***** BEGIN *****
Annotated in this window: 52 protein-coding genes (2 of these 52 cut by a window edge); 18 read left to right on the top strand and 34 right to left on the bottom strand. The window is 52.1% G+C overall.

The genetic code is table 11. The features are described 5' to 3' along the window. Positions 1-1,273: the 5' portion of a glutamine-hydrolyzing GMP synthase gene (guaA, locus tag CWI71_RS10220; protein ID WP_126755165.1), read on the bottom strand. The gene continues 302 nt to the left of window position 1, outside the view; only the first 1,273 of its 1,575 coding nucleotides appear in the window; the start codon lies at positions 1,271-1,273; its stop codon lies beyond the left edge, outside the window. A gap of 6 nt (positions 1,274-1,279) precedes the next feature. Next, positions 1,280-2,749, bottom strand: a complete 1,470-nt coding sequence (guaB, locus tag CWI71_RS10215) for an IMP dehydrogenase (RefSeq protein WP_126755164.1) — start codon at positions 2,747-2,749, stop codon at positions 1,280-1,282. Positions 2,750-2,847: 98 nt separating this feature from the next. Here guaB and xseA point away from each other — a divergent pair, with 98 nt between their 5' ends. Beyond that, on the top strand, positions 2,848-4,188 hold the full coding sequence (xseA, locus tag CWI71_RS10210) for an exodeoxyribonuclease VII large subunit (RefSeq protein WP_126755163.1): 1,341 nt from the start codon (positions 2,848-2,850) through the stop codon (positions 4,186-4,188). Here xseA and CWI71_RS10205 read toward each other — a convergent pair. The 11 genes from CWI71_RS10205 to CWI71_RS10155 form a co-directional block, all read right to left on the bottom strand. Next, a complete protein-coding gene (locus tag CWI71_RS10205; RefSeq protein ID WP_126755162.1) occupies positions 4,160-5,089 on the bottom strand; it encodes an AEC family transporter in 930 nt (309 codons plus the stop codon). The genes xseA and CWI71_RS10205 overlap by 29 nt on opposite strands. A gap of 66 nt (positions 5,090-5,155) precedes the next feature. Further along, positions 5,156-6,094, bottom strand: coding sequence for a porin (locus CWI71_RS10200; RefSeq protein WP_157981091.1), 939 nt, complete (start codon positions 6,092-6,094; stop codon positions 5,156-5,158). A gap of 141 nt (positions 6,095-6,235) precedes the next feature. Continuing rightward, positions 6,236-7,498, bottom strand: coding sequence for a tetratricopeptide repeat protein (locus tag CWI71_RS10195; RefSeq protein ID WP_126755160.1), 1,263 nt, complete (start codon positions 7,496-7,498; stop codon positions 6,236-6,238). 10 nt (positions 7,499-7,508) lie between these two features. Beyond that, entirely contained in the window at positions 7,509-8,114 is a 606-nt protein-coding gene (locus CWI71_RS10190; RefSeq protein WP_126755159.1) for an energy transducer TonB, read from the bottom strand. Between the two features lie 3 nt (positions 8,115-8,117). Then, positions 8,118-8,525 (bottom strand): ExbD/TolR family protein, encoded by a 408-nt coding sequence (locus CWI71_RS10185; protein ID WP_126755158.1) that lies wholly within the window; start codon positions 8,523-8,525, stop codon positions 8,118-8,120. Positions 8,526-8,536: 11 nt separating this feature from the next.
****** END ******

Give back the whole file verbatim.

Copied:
Annotated in this window: 52 protein-coding genes (2 of these 52 cut by a window edge); 18 read left to right on the top strand and 34 right to left on the bottom strand. The window is 52.1% G+C overall.

The genetic code is table 11. The features are described 5' to 3' along the window. Positions 1-1,273: the 5' portion of a glutamine-hydrolyzing GMP synthase gene (guaA, locus tag CWI71_RS10220; protein ID WP_126755165.1), read on the bottom strand. The gene continues 302 nt to the left of window position 1, outside the view; only the first 1,273 of its 1,575 coding nucleotides appear in the window; the start codon lies at positions 1,271-1,273; its stop codon lies beyond the left edge, outside the window. A gap of 6 nt (positions 1,274-1,279) precedes the next feature. Next, positions 1,280-2,749, bottom strand: a complete 1,470-nt coding sequence (guaB, locus tag CWI71_RS10215) for an IMP dehydrogenase (RefSeq protein WP_126755164.1) — start codon at positions 2,747-2,749, stop codon at positions 1,280-1,282. Positions 2,750-2,847: 98 nt separating this feature from the next. Here guaB and xseA point away from each other — a divergent pair, with 98 nt between their 5' ends. Beyond that, on the top strand, positions 2,848-4,188 hold the full coding sequence (xseA, locus tag CWI71_RS10210) for an exodeoxyribonuclease VII large subunit (RefSeq protein WP_126755163.1): 1,341 nt from the start codon (positions 2,848-2,850) through the stop codon (positions 4,186-4,188). Here xseA and CWI71_RS10205 read toward each other — a convergent pair. The 11 genes from CWI71_RS10205 to CWI71_RS10155 form a co-directional block, all read right to left on the bottom strand. Next, a complete protein-coding gene (locus tag CWI71_RS10205; RefSeq protein ID WP_126755162.1) occupies positions 4,160-5,089 on the bottom strand; it encodes an AEC family transporter in 930 nt (309 codons plus the stop codon). The genes xseA and CWI71_RS10205 overlap by 29 nt on opposite strands. A gap of 66 nt (positions 5,090-5,155) precedes the next feature. Further along, positions 5,156-6,094, bottom strand: coding sequence for a porin (locus CWI71_RS10200; RefSeq protein WP_157981091.1), 939 nt, complete (start codon positions 6,092-6,094; stop codon positions 5,156-5,158). A gap of 141 nt (positions 6,095-6,235) precedes the next feature. Continuing rightward, positions 6,236-7,498, bottom strand: coding sequence for a tetratricopeptide repeat protein (locus tag CWI71_RS10195; RefSeq protein ID WP_126755160.1), 1,263 nt, complete (start codon positions 7,496-7,498; stop codon positions 6,236-6,238). 10 nt (positions 7,499-7,508) lie between these two features. Beyond that, entirely contained in the window at positions 7,509-8,114 is a 606-nt protein-coding gene (locus CWI71_RS10190; RefSeq protein WP_126755159.1) for an energy transducer TonB, read from the bottom strand. Between the two features lie 3 nt (positions 8,115-8,117). Then, positions 8,118-8,525 (bottom strand): ExbD/TolR family protein, encoded by a 408-nt coding sequence (locus CWI71_RS10185; protein ID WP_126755158.1) that lies wholly within the window; start codon positions 8,523-8,525, stop codon positions 8,118-8,120. Positions 8,526-8,536: 11 nt separating this feature from the next.